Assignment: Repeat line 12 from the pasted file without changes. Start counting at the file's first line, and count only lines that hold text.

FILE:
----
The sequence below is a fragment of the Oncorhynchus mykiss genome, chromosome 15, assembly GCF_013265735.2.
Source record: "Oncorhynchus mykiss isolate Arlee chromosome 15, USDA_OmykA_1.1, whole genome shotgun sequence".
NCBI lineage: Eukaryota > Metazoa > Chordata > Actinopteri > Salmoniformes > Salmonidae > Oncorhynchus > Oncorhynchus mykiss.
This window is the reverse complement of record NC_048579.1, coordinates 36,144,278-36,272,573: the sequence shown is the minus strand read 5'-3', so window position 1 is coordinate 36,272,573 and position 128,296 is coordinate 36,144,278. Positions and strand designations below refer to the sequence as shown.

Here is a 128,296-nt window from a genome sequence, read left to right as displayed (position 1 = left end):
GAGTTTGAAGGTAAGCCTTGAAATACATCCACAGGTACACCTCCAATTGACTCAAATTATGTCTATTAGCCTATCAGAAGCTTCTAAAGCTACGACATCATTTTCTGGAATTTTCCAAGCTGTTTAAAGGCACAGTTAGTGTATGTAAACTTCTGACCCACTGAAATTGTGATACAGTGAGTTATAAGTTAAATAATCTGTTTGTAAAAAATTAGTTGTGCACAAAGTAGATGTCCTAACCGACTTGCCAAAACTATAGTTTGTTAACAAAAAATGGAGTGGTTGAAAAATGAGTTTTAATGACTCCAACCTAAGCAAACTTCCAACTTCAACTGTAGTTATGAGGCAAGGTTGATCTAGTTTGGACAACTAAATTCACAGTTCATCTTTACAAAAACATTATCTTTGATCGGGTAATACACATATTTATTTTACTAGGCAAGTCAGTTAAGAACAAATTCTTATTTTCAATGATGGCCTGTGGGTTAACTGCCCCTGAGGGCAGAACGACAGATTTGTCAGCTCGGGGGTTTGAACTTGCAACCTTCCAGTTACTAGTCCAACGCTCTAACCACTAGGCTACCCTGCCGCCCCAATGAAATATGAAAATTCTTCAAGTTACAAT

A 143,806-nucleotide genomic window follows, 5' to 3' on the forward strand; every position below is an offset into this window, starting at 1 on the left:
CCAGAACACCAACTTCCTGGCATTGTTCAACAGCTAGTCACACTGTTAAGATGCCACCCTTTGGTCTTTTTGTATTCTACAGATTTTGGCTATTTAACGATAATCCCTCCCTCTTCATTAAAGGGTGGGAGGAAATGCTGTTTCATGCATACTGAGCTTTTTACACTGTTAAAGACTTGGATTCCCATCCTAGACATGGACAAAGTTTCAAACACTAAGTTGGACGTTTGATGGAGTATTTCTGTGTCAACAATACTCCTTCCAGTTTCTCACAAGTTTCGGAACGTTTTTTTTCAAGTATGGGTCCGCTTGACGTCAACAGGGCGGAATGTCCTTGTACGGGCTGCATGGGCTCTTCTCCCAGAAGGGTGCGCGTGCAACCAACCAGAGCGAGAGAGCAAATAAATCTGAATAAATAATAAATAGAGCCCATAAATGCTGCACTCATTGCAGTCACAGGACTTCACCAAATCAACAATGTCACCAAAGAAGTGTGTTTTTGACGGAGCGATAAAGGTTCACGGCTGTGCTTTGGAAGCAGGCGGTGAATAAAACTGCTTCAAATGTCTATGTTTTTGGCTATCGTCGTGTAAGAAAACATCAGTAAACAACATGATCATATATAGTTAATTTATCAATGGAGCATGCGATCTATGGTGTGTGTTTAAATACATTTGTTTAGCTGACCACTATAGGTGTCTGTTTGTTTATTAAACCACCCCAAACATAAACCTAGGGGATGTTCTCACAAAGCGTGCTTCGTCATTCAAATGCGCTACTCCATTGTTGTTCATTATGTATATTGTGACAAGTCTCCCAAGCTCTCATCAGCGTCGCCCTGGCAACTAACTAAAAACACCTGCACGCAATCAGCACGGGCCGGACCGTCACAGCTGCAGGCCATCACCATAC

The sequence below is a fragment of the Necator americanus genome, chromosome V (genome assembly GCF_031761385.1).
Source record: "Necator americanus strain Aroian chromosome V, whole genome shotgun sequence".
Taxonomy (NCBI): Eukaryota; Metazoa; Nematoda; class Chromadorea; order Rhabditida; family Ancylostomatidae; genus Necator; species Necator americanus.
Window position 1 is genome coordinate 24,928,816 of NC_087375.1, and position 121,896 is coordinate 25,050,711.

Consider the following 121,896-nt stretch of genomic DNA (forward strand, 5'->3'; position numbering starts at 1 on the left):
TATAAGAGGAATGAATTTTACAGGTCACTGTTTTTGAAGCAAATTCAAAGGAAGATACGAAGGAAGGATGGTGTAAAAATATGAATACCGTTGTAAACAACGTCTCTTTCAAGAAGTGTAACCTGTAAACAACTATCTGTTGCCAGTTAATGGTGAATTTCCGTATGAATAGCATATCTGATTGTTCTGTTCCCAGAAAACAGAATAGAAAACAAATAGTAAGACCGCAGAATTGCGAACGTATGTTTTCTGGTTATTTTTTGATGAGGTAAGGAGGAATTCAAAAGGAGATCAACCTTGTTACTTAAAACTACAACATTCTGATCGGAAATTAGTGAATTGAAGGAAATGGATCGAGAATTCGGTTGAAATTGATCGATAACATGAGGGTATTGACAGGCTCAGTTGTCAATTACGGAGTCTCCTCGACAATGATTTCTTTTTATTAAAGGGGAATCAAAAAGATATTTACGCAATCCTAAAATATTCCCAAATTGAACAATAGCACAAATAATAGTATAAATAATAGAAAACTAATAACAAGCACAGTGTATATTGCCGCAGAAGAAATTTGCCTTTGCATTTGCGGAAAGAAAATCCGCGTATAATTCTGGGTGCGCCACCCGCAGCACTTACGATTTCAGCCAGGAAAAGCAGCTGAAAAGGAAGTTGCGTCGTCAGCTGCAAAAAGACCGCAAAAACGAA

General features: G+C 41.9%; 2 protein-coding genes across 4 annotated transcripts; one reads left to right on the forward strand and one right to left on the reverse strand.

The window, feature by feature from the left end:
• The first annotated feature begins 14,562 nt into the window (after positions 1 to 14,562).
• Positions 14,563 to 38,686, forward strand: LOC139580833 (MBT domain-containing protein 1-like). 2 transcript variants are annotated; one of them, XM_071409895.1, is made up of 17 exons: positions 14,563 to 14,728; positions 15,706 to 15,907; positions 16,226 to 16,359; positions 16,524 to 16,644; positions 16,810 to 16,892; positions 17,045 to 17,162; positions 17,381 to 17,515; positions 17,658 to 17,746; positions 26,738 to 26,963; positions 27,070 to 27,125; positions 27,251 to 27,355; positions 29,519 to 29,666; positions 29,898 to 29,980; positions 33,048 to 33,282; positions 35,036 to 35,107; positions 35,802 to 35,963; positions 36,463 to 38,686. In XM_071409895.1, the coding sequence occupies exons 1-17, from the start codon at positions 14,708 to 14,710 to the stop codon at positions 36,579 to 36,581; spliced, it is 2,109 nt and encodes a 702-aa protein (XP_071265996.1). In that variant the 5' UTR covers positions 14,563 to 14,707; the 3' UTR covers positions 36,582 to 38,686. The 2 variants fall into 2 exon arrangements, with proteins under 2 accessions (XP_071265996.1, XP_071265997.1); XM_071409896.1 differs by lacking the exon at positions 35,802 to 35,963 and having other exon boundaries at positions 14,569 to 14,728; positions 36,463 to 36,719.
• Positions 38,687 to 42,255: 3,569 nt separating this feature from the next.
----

Window position 1 is genome coordinate 24,928,816 of NC_087375.1, and position 121,896 is coordinate 25,050,711.